For a litany of reasons, Alexander Litvinenko was not a popular man in Moscow. As he lay in ward T16 at University College Hospital on Nov. 18, 2006, two Scotland Yard detectives on the graveyard shift were about to discover why.
The pale patient, who was experiencing excruciating but unexplained pains, had been booked into the hospital as Edwin Redwald Carter. After two weeks at a smaller hospital in North London, he had been moved to the city’s top medical facility by doctors who could not work out what had made him so sick.
His symptoms were consistent with radiation poisoning, but Geiger counters showed no sign of radiation. As his condition worsened, thalium was another suspected cause, but no trace was found.
Clueless as to what substance was gradually destroying his body from the inside, “Edwin Carter” and his wife were increasingly convinced that he had been poisoned. They called in the police.
Detective Inspector Brent Hyatt and Detective Sergeant Chris Hoar arrived at around midnight to ask why they thought poison had been used. They were stunned by what they were about to hear.
“In Russian, I have [another] name: Alexander Litvinenko,” Carter began, in faltering English. “I am former KGB, FSB officer.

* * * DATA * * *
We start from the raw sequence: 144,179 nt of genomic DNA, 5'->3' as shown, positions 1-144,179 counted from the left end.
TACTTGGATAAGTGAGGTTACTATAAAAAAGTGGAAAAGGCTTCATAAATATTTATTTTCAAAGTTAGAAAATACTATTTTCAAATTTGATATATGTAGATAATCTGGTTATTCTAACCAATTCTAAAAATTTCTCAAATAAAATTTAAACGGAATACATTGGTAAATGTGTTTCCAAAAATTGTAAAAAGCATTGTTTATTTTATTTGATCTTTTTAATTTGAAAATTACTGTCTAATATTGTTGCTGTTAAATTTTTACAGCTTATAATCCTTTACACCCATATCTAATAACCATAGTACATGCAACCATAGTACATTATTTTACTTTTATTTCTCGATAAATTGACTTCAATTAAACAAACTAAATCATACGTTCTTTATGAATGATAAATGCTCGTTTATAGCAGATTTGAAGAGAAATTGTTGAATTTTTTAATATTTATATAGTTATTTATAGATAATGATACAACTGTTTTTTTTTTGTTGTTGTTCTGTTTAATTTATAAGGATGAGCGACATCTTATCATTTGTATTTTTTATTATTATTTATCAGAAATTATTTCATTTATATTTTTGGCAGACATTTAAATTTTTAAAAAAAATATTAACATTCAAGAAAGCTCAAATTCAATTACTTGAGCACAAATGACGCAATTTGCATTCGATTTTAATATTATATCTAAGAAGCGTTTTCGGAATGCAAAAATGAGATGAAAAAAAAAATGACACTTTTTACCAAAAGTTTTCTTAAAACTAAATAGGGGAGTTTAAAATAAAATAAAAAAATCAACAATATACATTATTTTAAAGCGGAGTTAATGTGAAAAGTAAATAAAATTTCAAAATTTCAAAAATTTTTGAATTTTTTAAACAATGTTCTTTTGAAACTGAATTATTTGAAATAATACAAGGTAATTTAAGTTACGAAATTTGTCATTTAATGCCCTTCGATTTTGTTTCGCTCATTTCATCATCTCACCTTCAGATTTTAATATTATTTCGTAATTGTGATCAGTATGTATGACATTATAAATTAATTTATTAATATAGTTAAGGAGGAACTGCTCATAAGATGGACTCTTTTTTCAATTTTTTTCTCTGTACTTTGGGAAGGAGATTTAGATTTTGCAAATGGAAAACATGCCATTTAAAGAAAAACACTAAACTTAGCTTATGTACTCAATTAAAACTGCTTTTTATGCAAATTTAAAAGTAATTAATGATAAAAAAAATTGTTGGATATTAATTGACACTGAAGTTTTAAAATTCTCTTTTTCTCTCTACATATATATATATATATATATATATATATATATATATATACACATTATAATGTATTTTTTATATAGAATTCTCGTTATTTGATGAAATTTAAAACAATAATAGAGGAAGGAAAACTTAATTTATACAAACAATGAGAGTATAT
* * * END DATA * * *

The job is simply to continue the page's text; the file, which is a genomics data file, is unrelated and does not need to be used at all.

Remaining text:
“1997, I sent to top secret department of KGB my, my department has duty killing... political and high business men without verdict—judge verdict.”
He said the first target of these extrajudicial killings was to be Boris Berezovsky—a fallen ally of Putin.
“After I, I had this order, I said to my boss, ‘I’m, I refuse take this.... It’s not right, is not justice.’”
And so began Litvinenko’s post-FSB career, which included a series of lurid claims about Russia’s mafia state. Once he had escaped Russia and was granted political asylum in Britain in 2001, he claimed the KGB and the FSB had been run through with corruption, accused it of murders, kidnappings, and drug-dealing and, most extraordinarily of all, staging a false-flag terror operation in Moscow.
He alleged that the 1999 Moscow apartment bombings, which killed some 300 people, were masterminded by Russian security forces in order to justify a full-scale war against Chechnya and bolster the popularity of a young, hardline prime minister named Vladimir Putin.
Litvinenko was paid $2,800 a month as an informant for MI6—Britain’s foreign intelligence service. He also took a salary from Berezovsky, the man he says he was once ordered to murder. The oligarch had also fled Russia and was granted asylum in the U.K. in 2003.